Q&A with Sheila C. Bair, Chairwoman of the Federal Deposit Insurance Corporation

Her fans and critics would agree on at least one thing — Sheila Bair has been no conventional Federal Deposit Insurance Corporation chairwoman. A Republican appointed to a five-year term in 2006, she has moved to tighten consumer protections and blasted lenders for not working fast enough to relax loan terms for troubled borrowers. No other bank regulator has called louder for a bold federal response to the housing mess.

All this has won her the affection of Democrats and consumer advocates but the suspicion of Wall Street. Now, with the collapse of IndyMac Bancorp, which the FDIC took over last month after depositors withdrew more than $1 billion, she will have the chance to put her proposals into practice.

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Q: You’ve emphasized consumer protection more than any FDIC chairman in memory. How do you balance your concern for consumers with your primary role in ensuring the safety and soundness of the banking system?

I think they’re really two sides of the same coin. I really do. I think that is really underscored with the sub-prime debacle, because these were loans that were not in the long-term best interest of the consumer. And generally, a product that does not serve the customer’s interest ultimately will lose money for the institution. They work together hand in hand; they are compatible; they are not inconsistent. Frequently, the red flags will come up on the consumer side before you start seeing the impact on the safety and soundness side.

Q: The FDIC had 90 banks on its list of problem institutions at the end of the first quarter. How concerned are you about the banking system right now?

Banks in this country are overwhelmingly safe and sound. They are overwhelmingly well-capitalized. We do have challenges; I won’t say we don’t, because we do. But banks went into this with very strong capital and many, many quarters of record earnings. So they’re going into this in a strong position.

Q: Did the run on IndyMac cause you to worry that the public might not be as informed as it should be about how the FDIC’s deposit insurance fund works?

I am concerned. My staff told me that there were a lot of people in line to take out their insured deposits. That was just not necessary. I was very saddened because it was a big inconvenience for people to be in those lines. The irony was that the run occurred after the bank closed.

We’ve really redoubled our efforts to get out there with a public education campaign. We want people to understand that if they are below our insured deposit limits [which are generally $100,000 per depositor per institution], they really don’t have anything to worry about. Even if your bank closes — and it’s a very remote chance that your bank will close — your insured deposits are absolutely safe.

Q: Critics, including some other bank regulators, were blaming Sen. Charles Schumer (D-N.Y.) for helping to cause IndyMac’s downfall when he publicized his concerns about the bank. What do you think?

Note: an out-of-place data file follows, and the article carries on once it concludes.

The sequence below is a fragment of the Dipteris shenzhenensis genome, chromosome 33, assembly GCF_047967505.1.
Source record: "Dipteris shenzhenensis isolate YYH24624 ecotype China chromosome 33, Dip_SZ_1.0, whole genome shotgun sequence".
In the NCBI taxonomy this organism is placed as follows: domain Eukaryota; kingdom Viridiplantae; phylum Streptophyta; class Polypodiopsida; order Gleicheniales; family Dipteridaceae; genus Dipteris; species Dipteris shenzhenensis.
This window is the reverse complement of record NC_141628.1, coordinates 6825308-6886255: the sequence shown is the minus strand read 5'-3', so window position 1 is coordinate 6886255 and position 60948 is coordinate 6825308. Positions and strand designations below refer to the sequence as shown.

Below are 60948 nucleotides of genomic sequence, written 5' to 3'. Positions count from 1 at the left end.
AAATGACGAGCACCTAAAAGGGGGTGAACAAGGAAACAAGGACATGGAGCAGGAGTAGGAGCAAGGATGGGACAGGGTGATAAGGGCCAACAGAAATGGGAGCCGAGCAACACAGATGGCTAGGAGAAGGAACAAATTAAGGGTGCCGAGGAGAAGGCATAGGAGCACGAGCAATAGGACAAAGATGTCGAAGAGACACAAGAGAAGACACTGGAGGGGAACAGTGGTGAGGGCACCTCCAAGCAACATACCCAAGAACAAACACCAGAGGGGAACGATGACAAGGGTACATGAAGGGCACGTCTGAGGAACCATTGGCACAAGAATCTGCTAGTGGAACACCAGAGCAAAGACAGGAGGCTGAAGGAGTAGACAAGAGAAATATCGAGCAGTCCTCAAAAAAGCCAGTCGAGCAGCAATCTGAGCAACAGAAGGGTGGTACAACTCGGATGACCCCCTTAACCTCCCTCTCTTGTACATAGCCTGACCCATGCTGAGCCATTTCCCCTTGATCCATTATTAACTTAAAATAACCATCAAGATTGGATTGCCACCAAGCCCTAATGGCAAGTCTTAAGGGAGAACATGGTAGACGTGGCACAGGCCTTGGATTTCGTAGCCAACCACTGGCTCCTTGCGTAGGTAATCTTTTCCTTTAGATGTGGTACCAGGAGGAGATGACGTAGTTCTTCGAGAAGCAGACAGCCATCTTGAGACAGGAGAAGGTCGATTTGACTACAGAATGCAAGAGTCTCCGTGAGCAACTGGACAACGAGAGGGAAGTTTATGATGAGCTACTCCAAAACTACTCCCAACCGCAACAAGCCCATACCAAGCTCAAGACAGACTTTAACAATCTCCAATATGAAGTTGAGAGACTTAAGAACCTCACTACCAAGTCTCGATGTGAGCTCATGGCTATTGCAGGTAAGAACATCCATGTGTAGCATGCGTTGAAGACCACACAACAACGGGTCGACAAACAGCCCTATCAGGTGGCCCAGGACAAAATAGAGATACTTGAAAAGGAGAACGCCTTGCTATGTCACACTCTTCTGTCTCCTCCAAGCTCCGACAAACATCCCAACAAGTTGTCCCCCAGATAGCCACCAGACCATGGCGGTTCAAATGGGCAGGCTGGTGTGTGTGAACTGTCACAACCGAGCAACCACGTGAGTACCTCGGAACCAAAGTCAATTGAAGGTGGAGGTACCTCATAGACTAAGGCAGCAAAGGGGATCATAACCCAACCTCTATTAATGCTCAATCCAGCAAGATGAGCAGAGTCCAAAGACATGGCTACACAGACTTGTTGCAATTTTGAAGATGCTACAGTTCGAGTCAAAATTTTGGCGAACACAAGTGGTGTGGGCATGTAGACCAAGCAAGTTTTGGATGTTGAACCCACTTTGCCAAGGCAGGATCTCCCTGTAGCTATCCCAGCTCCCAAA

We just haven’t commented on that. I think we’re just working hard on developing a good package to sell the assets of the institution so that we can maximize the recovery to our own deposit insurance fund and try to get some additional return for uninsured depositors.

Q: Should a politician — or any other prominent person — air his or her concerns about a bank’s solvency?

I try not to tell other people what to do. I never, ever comment on an open, operating institution. Frankly, for my own protection and for the institution’s protection, if you comment on an open, operating institution, you do need to worry about casting a public spotlight on that institution that could contribute to a bank run. And also, the criticism can come back to you on that. So for government officials, it’s something we have to think very carefully about. I can just tell you what my own policy is. I don’t judge other people.

Q: Since the FDIC took control of IndyMac, you’ve put a freeze on foreclosures and said that you would begin to modify the loans to make them more affordable. Is there a tension between doing that and your obligation to maximize the return to the deposit insurance fund and fulfill obligations to investors in the mortgages?

I really don’t think there is. First of all, we’ve segmented our efforts into the loans that we own — about $15 billion of loans that are not investor-owned — so I think we have significant latitude there. We will pursue a loss-mitigation strategy that does maximize value to the deposit insurance fund, but we think that means a very aggressive loan modification program. In some of the neighborhoods where these homes are located, foreclosure sales are producing very, very steep discounts — up to 50 to 60 cents on the dollar. We think it’s going to be better for us to modify that loan, and keep the borrower in their home, as opposed to going into foreclosure.

For the investor-owned mortgages that IndyMac serves, we are consulting with some of the investor groups. We will also propose to them systematic aggressive loan modifications, but those will also be within the framework of the pooling and servicing agreements. We hope investors will be supportive of a systematic loan modification program, because we think that’s in their best economic interest.

Q: How much will you make use of the new FHA refinancing program that was just signed into law at IndyMac?

We’re looking at that. I think we will use that as an option. Again, our obligation to our own deposit insurance fund is to maximize value. So I think where an FHA refinancing will maximize value, we will do it. Where a loan modification will maximize value, we will do it. Now we have multiple tools, though. We welcome the FHA program as an additional tool that we will have.